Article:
Like Me! - How to Create Sympathetic Characters #atozchallenge

Picture via George Eastman House (The Commons on Flickr)Have you ever read a book that had a protagonist you just didn't like? Did you keep reading? 

For me this is a tough one to answer. I read books for characters. Sure, there are the occasional situations where a story is all plot and still hooks me in (these are usually blockbuster action movies, for the record), but for the most part, I want to connect with the people. So when I start reading a book and don't really like the characters, it can be a challenge for me to stick with it. 

Which got me to thinking, what makes a character sympathetic? And do we necessarily have to like a character in order to enjoy the book? Scarlett O'Hara, Anne Rice's Lestat, Severus Snape in Harry Potter, Eric in the Sookie Stackhouse/True Blood books, Damon in Vampire Diaries, and Sue in Glee aren't very nice people usually, yet somehow stand out as great characters that are hard not to be drawn to. Why?

Because somewhere along the way we find ourselves sympathizing or understanding them. In Glee, Sue is ruthless, vindictive, bigoted, and mean to children. Yet, in one episode we see her fall for a co-worker then get her heart broken, showing that she is capable of love and is probably extremely lonely. It isn't enough to completely redeem her, but it gives the viewer a sign that there are reasons why she is the way she is--her motivation.

And therein lies the key. If your character is going to act in a way that isn't very likable, you have to eventually clue the reader in as to why they act that way. 

Along with creating proper motivation, there are some things you want to avoid in creating sympathetic characters...

Do not make your character perfect

--A character who is totally pure of heart, volunteers with children, donates all her money to charity, wakes up looking beautiful, and is always kind to animals does not a sympathetic character make. Readers can't connect to perfect.

Keep whining to a mimimum

--A protagonist who complains and whines and constantly plays victim is just plain annoying. Readers will root for her execution instead of her success.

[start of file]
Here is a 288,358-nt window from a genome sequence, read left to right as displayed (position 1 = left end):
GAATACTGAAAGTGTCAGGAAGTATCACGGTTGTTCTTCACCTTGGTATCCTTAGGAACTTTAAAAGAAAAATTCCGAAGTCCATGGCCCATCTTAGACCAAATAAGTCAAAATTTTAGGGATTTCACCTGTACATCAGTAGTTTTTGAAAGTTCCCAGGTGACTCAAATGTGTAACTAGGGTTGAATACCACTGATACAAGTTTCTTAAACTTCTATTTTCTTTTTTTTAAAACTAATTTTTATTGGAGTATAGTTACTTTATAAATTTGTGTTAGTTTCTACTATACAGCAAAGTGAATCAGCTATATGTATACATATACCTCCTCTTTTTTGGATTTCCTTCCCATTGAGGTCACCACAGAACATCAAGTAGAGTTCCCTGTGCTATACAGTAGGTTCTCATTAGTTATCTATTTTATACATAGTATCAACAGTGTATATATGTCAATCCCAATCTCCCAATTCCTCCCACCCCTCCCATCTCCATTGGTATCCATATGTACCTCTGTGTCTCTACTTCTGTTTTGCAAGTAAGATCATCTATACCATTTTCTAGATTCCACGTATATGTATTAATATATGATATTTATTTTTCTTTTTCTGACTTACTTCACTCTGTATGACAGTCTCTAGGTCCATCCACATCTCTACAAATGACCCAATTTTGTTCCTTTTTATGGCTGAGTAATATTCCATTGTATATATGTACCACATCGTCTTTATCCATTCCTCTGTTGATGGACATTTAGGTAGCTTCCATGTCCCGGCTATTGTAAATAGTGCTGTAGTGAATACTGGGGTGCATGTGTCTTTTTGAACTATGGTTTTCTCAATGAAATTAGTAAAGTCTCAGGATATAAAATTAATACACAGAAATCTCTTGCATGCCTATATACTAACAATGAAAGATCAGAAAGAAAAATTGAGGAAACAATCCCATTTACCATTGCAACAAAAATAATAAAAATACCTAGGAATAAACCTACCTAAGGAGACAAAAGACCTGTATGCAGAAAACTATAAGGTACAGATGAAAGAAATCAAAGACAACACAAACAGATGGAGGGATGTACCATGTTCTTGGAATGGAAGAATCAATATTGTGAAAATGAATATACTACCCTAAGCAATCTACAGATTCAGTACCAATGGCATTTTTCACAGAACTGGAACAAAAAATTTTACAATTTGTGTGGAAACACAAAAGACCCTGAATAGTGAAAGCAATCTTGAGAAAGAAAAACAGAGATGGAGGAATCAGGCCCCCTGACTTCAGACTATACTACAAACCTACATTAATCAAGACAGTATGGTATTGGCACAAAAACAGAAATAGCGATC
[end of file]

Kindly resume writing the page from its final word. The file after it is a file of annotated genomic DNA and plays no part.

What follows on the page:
A do-nothing

--A hero/heroine no matter how flawed must take action. If the character lets everything happen and doesn't try to do something, then the reader will not be very sympathetic. We like to read about those who are willing to help themselves.


Tread carefully with snobbery or bitchiness

--You can have a bitchy character (i.e. Scarlett O'Hara) but it has to be worked carefully. There has to be that motivation of why they are so abrasive. And no matter what the motivation, if you MC is a shrew all the time, the reader will be turned off.


Beware the cliched sympathy tricks

--Showing your tough as nails hero being kind to children, elderly, and small animals is not adequate. And don't have other characters talk about how wonderful your character is to develop sympathy. Your readers will see through those tired ploys.


Don't throw in some "aren't I awesomely good?" scene that isn't related to the story

--Don't put your MC volunteering at the homeless shelter to show their soft side unless something is going to happen at that shelter to forward the plot


Make the backstory believable

--Don't tack on a whole bunch of awful events just to create sympathy. The backstory, like everything else, needs to be an organic, integrated part of the book. In my opinion, you should not be able to write the book without already knowing your character's backstory upfront. Their history is who they are and will affect every aspect of how they interact in the book. If you write the whole book, then go back and throw in a child abuse backstory to help explain the character's shortcomings, it will show.


Be careful waiting until page 150 to start developing the sympathetic side of your character.

--If you don't offer some morsel for your reader to hold onto, many will give up the book before they get to the "good part". Like I mentioned above, the current book I'm reading has me hanging on because of some foreshadowing and few redeeming moments, but without those ,I probably would have moved on to another book.


So how about you? Have you ever read a book that you just couldn't sympathize with the protagonist? Did you keep reading? Who are some of your favorite anti-heroes (can't help but like them even though they are far from great people)?

*This is a Fiction Groupie repost from 2010. This week I am re-posting because I am at the RT Convention. The normal Friday links round up will return next week. :)